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Pompeo: US Sanctions Took 2.7 Million Bpd Of Iranian Oil Off The MarketOil tankers

At a time when oil markets are particularly sensitive to anything that might signal weak demand for oil now or in the future, US sanctions on Iran has effectively taken nearly 2.7 million barrels of oil per day out of what is perceived as an oversupplied market, U.S. Secretary of State Mike Pompeo said on Tuesday in an interview with MSNBC.

Pompeo claims that the US Government was confident that it could continue with its maximum pressure campaign on Iran that has stifled the Middle Eastern country’s oil exports.

“We have managed to take almost 2.7 million barrels of crude oil off of the market, denying Iran the wealth to create their terror campaign around the world, and we have managed to keep the oil markets fully supplied,” Pompeo said on Tuesday.


Refinitiv Eikon data shows that Iran’s crude oil and condensate exports fell to 120,000 barrels per day in July, according to Reuters. The true measure of its exports, however, remains a mystery, as there are no official accounts that track its exports. Iran now considers its oil exports a hush-hush matter, according to Hassan Soleimani, editor in chief of IRGC-affiliated Mashregh newspaper, who said the way Iran evades sanctions to “sell our oil and how we move the money is now the country’s most vital and sensitive information.”

While its exports may be shrouded in secrecy, its production figures are somewhat less so, thanks to its OPEC membership. Iran does not provide directly reported figures to OPEC, but according to OPEC’s secondary sources, Iran’s July oil production was 2.21 million bpd. Iran’s average daily production for all of 2018 was 3.55 million bpd.

OPEC is still curbing its production in an effort to rebalance the oversupplied oil market, and any additional export decreases from Iran will assist OPEC in its efforts to bolster prices.i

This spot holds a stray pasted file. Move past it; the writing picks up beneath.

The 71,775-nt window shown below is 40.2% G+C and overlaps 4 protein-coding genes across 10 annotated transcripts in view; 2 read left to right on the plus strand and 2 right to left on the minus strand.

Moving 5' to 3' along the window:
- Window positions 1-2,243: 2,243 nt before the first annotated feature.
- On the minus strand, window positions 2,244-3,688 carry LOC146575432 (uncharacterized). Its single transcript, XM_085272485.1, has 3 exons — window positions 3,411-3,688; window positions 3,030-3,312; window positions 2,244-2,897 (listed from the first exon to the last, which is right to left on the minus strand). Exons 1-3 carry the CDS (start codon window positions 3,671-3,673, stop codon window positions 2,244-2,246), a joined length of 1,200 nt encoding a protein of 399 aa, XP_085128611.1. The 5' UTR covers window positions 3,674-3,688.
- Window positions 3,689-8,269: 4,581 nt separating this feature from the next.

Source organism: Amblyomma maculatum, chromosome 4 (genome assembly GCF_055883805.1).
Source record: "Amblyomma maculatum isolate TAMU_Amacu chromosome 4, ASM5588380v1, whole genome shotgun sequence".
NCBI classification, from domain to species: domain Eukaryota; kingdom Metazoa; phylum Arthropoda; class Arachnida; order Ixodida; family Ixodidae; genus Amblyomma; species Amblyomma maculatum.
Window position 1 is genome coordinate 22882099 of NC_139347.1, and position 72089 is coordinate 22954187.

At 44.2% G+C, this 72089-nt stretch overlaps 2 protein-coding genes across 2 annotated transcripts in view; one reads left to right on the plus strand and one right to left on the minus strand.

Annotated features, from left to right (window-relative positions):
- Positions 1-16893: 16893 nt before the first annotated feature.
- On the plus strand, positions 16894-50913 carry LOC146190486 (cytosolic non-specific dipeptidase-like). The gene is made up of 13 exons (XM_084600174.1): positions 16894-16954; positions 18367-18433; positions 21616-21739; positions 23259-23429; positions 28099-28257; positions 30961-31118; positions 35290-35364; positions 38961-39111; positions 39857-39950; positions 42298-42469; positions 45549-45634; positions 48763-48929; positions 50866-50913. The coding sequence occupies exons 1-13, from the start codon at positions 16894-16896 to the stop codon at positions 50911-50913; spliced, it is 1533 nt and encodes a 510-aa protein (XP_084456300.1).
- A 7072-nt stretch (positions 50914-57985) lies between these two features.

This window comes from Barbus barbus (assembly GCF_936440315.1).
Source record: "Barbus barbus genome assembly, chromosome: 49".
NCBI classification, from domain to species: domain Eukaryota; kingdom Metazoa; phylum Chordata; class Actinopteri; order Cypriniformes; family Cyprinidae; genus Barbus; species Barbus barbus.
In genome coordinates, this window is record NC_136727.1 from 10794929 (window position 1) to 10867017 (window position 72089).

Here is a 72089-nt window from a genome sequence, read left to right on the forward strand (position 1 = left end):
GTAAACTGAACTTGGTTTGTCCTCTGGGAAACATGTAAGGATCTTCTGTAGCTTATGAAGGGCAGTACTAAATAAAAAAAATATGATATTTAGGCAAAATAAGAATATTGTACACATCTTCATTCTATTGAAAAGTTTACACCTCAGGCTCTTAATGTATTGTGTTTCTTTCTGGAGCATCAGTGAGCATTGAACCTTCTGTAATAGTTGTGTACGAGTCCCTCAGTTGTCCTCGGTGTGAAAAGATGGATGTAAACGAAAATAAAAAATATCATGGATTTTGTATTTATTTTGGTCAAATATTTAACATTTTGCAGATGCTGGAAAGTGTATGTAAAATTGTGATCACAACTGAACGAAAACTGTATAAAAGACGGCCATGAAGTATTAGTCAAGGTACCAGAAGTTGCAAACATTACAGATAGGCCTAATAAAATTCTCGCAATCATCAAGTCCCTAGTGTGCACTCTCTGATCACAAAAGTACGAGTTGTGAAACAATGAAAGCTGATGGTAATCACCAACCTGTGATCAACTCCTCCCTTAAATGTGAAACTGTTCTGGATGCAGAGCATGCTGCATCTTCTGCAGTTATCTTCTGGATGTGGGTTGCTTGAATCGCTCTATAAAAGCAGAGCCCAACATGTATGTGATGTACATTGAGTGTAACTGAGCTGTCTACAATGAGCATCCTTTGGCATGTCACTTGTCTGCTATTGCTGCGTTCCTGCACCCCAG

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U.S. Is Now Largest Oil… And Gas Producer In The World

By Tsvetana Paraskova - Aug 20, 2019, 4:00 PM CDT

Petroleum and natural gas production in the United States jumped by 16 percent and 12 percent, respectively, in 2018, setting new production records and placing the United States as the world’s single largest producer of oil and natural gas, the Energy Information Administration (EIA) said on Tuesday.

The U.S. had already surpassed Russia as the world’s biggest natural gas producer back in 2011.

Last year, the United States beat Saudi Arabia to become the single largest petroleum producer, the EIA said, noting that “Last year’s increase in the United States was one of the largest absolute petroleum and natural gas production increases from a single country in history.”

While Saudi Arabia is bound by the OPEC+ production cut pact and has been curbing its oil production, eager to prop up prices, U.S. shale production has surged over the past two years, also supported by the higher oil prices that the OPEC deal has brought.

Crude oil production in the U.S. jumped by 17 percent in 2018, setting a new production record of almost 11.0 million bpd, with the Permian contributing to most of the production growth, the EIA said.  

This year, however, the U.S. shale production has been growing at a slower pace amid lower oil prices as companies scale back drilling plans and budgets as investors clamor for more returns.

U.S. shale producers need to slow down this production growth and focus more on capital discipline in what is an oversupplied market, Continental Resources’ Harold Hamm said last week.